A question that was most vigorously debated in Pakistan during the decades following independence was the question of its history. It was inevitable that such questions should arise. Now we had a new nation state, a new country. But then where did its history begin? Where and what were our roots? Where were the roots of those who had migrated from India? So there was an interesting controversy. Some argued that our history should be traced back to Mohammad Bin Qassim. Others disagreed, and said, no, it begins with Mohenjodaro and Harappa. These new types of questions had a profound influence on our fiction. For example, Qurratulain Hyder’s Aag ka Dariya starts with the Vedic age and proceeds from there. Thus an involvement with history, with questions from the past, was developing in society as in literature. This was the time when I started writing stories that were very different from my earlier work. They were not linear, realistic narratives. I also became increasingly more interested in mythologies and legends, which was perhaps an influence from my childhood.

Many of your stories draw upon Hindu or Buddhist sources. What made you turn to them?

As a Muslim, the stories from the Quran and Islamic history were available to me. As I was working with the Islamic  texts and Alif Laila stories, it occurred to me that there is an enormous treasure of old stories which belongs to our own land(the Indian subcontinent). These too are part of our tradition or heritage. I had known them from childhood and was inspired by them. I now tried to use them in my fiction. Buddha fascinated me as a great story teller.

The wire for more

Intizar Husain: Finding past again


Where the sparrows chirp, the cuckoo sings, the trees sway and the monkeys frolic, there lives Intizar Husain. In his idyllic abode, there exists no distance between the human and the natural, between the real and the ethereal. In fact the two worlds appear fused into each other. There is, indeed, no transition from one to the other but only a continuous flow in which everything – even houses, streets, trees, apparitions and ghosts – seems to be an inseparable ingredient of the community’s life. Sadly this heavenly lodging exists only in the mind of its sole human dweller.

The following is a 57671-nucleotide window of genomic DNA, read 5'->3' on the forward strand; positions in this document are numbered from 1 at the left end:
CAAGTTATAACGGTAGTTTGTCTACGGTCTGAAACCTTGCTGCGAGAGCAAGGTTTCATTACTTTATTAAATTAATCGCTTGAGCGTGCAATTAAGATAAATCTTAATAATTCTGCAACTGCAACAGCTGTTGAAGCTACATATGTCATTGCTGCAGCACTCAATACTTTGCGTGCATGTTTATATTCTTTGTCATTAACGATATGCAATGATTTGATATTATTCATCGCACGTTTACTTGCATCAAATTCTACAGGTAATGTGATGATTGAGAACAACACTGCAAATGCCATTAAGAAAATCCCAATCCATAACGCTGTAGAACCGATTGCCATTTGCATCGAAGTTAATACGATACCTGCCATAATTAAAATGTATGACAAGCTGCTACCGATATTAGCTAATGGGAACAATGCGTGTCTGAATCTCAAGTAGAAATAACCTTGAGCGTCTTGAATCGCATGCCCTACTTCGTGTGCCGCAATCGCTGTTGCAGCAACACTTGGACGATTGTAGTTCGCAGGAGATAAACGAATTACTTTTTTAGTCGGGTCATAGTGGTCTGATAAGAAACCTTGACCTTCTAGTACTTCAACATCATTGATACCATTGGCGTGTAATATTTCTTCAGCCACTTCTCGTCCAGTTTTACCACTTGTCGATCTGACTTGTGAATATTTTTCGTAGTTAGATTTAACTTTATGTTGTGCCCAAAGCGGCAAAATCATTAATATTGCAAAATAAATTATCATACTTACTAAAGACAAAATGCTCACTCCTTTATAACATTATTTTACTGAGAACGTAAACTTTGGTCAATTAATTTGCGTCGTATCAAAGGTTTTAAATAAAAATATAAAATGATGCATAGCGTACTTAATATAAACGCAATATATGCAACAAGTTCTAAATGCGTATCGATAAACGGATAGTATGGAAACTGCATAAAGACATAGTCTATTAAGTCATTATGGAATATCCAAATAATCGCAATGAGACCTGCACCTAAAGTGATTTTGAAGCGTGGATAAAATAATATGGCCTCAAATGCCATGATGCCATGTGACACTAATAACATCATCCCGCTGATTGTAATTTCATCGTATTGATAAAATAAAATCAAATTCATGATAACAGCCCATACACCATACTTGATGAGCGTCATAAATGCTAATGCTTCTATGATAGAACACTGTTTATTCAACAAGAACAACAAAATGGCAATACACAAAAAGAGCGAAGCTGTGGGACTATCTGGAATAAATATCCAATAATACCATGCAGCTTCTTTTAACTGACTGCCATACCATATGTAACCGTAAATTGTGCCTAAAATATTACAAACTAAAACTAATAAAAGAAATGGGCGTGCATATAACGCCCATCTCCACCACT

In reality, Husain lives in a single-storey concrete house among a jungle of brick and mortar off one of Lahore’s busiest roads. Car dealers, auto-workshops and private schools thrive where he would have liked his Garden of Eden to exist. Yet he is quite satisfied, having spent his childhood in a town which was as close to his ideal as possible. “I have idealised my childhood,” he tells the Herald while talking about his native town of Dibai. Located near Aligarh city in Uttar Pradesh, the town was “closer to nature than to cities,” he recollects. “People there had never heard any unfamiliar voice. New sounds – like the noise of a moving train – were not known to them.”

For young Husain, born on December 12, 1925 to a “fundamenalist” father, life in Dibai was an unceasing carnival of religious festivities.

“There was a lot of glamour attached to Shab-e-Baraat then. Alas, it no longer exists because of the puritans among us,” he laments. In those days, recalls Husain, the Hindus and the Muslims would participate in each other’s festivals without fear or trepidation. In fact, the young Husain would steal lamps from the parapets of his Hindu neighbours on the night of Diwali. “No one ever objected to that.”